Tag Archives: travel

A visa you can’t buy stuff with

Yesterday was a big day. I was approved for the F-1 student visa, which will give me 3 years in the USA. Please note a visa in your passport doesn’t guarantee entry to the USA, that decision is made by immigration when you enter the country. But without the visa there’s no way you can get in for business or tourism beyond the 90 days which the current Waiver Programme appreciates. (In January 09 this changes again.)

The process for getting a visa has been covered by @bck in the past on his Pantsland blog, and I read that a couple of times as part of my own preparation. As we both note, none of what we say is necessarily going to be relevant to everyone – you need to do your own research to ensure you have the right documentation etc for your own visa and situation. That all said, here’s what I went through.

Step 1: Get your documentation right

There are numerous forms and fees to go through to get a student visa. Everyone needs a DS-156 which is the general entry form, and you have to attach to that form a passport pic taken within the last 6 months, as well as pay (in cash or money order only) the $AUD150-odd fee for the non-immigrant visa at Australia Post. When you go to Aust. Post, ensure you know exactly how much you have to pay for the non-immigrant visa because they will not have any idea, but will happily take your money as long as it’s cash. Then you need to staple the receipt for that to the front of the D-156. Men will also need to fill out a DS-157 (I don’t know what is in that form because last time I checked, I am not a man). I also had to complete a DS-158 (which is like a resume).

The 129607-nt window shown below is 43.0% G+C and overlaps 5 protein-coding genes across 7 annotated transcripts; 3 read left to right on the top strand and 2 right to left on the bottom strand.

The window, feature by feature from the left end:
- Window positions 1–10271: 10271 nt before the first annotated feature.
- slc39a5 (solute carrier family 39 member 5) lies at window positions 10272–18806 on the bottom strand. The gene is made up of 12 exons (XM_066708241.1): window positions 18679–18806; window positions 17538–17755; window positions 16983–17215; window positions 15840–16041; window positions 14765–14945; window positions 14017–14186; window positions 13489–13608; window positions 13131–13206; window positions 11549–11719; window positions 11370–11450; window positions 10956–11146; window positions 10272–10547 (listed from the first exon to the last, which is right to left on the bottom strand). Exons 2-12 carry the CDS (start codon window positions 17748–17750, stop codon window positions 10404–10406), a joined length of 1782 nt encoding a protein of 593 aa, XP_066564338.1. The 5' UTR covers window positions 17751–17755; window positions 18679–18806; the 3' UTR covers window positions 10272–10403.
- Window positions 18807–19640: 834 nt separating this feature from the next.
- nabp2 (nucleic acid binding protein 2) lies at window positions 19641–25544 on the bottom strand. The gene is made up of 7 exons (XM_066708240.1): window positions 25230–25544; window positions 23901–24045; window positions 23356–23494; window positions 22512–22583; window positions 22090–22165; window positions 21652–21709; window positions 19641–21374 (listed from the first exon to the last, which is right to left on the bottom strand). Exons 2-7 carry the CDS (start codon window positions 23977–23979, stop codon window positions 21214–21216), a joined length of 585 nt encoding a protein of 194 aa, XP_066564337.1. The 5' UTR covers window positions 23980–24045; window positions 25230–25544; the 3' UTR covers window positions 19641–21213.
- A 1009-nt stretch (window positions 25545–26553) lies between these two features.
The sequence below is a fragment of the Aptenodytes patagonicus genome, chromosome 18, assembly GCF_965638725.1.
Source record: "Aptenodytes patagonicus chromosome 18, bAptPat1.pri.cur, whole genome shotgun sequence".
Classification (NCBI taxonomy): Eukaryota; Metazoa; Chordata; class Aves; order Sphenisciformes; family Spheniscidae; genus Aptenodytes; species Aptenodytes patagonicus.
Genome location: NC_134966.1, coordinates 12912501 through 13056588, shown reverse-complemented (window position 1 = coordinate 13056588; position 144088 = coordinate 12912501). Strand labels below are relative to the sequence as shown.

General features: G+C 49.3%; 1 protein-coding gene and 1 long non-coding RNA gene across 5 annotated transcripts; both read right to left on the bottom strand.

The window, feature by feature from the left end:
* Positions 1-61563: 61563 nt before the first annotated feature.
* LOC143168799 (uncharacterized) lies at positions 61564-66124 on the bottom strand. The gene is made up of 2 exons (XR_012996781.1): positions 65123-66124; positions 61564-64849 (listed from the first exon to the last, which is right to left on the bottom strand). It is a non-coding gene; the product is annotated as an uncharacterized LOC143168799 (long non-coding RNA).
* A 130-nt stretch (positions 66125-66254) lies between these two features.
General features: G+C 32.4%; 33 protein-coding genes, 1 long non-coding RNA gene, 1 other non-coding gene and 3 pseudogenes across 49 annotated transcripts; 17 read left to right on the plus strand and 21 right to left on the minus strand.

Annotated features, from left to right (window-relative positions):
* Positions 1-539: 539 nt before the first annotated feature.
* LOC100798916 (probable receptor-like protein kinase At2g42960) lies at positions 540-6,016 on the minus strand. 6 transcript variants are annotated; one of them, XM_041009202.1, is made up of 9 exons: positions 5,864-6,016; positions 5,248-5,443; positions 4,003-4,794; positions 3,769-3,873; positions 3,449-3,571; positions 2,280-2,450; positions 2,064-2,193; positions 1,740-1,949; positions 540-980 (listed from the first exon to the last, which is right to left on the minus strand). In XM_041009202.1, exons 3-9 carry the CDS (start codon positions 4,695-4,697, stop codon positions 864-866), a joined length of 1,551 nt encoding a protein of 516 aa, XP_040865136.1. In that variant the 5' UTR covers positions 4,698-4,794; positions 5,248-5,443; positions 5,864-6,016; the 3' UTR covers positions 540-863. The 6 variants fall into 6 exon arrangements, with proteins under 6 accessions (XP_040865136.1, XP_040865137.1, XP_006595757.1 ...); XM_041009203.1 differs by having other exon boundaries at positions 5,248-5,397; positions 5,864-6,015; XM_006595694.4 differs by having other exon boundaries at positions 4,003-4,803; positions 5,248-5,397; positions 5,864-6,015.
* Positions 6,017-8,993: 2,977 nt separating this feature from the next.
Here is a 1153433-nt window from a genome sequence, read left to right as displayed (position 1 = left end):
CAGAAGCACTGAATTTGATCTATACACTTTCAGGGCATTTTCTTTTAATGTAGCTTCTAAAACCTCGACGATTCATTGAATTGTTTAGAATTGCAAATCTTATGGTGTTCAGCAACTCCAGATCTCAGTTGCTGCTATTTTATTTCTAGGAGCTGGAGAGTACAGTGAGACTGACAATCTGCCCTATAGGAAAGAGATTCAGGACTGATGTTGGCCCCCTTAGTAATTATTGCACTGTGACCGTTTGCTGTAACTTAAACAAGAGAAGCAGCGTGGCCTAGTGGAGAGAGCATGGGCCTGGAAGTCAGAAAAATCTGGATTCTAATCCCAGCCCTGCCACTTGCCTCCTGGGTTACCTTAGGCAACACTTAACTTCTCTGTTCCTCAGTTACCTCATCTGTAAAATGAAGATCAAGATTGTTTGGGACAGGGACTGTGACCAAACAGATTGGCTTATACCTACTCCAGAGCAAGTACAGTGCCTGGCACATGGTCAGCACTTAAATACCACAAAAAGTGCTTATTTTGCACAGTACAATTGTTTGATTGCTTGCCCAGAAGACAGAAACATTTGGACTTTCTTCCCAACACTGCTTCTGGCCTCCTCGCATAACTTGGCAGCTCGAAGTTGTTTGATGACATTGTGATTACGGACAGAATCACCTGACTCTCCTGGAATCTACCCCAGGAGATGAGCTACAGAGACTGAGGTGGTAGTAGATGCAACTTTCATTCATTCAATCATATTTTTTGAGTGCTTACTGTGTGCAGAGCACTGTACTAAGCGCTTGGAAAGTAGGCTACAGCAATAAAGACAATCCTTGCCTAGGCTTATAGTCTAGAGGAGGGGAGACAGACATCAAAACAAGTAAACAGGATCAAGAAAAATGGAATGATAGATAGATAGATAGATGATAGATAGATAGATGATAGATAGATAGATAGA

Because I was after the F-1 visa, I needed to pay the SEVIS fee ($100) which is standard for all students entering the USA. As for all these fees, it’s non-refundable, so if you don’t get approved for a visa you can wave bye-bye to the cash. The SEVIS fee is payable online with a credit card.